“To let the virus circulate is to play with fire”, Yves Buisson alert. “This Omicron variant gives much less severe forms than the Delta. But, as it multiplies faster, we will always have resuscitation. It is a risk that should not be taken.” The epidemiologist also points out that the onset of the annual flu epidemic “brings hundreds of patients into intensive care every year”. According to him, “If we drop all barrier measures now, we will see damage.”

For Emmanuel Rusch, the question of promoting the circulation of the Omicron variant must weigh on the scales “risk-benefit”. “The observation is that the virus is circulating widely today. The fact remains that attempting to limit its circulation allows the overload to be spread for health establishments. Relaxing all measures would lead to additional tension for them.” However, as of January 12, France had 23,889 people hospitalized, including 3,985 in critical care.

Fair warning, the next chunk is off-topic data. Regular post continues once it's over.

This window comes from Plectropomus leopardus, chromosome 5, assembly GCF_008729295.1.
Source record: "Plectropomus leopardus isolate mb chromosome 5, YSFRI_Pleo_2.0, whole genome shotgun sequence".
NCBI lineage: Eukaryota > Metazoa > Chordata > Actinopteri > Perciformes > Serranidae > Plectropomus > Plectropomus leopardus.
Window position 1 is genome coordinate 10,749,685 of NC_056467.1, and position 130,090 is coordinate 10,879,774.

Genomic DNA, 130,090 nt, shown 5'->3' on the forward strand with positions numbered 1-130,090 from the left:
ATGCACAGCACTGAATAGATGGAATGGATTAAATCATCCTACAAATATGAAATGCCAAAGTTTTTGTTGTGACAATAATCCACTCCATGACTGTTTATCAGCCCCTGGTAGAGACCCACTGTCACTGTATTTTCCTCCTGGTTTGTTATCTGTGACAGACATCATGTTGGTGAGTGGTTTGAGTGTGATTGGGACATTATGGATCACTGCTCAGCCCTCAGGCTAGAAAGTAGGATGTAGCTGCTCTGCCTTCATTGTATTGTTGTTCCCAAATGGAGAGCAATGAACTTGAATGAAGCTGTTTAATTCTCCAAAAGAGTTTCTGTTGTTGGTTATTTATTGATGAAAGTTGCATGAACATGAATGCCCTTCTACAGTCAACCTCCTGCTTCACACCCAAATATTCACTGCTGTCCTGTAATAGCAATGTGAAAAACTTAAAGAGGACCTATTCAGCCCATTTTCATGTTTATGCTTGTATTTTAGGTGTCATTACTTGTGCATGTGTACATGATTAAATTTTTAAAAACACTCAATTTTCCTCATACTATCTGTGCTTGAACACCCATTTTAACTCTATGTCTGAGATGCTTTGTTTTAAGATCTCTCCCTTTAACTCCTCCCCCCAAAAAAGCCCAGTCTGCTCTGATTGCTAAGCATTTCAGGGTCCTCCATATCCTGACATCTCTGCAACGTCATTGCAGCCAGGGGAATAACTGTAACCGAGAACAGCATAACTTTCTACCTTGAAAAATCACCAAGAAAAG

According to the latest models from the Institut Pasteur (PDF), stopped on January 7, “dIn all scenarios, peak hospital admissions are expected in the second half January, with a maximum impact on bed occupancy at the end of January-during February. ” In the scenarios considered most probable by the modellers and according to the rate of transmission of the virus, there would be 2,500 to 3,600 hospitalizations per day on average at the peak of this wave. To cope, the hospital would then need 17,000 to 23,000 conventional hospital beds and 3,900 to 4,700 critical care beds.

Mahmoud Zureik is also not in favor of relaxing health measures. He reiterates the importance of limiting the circulation of the virus, in order to protect vulnerable people. “The best way to protect vulnerable people is to reduce the spread. Significant circulation further exposes people with underlying conditions, the elderly or the immunocompromised. These frail people, even with the vaccine, could develop diseases. severe forms with Omicron. Collective immunity is good, but not for those who are going to the hospital or who are going to die. “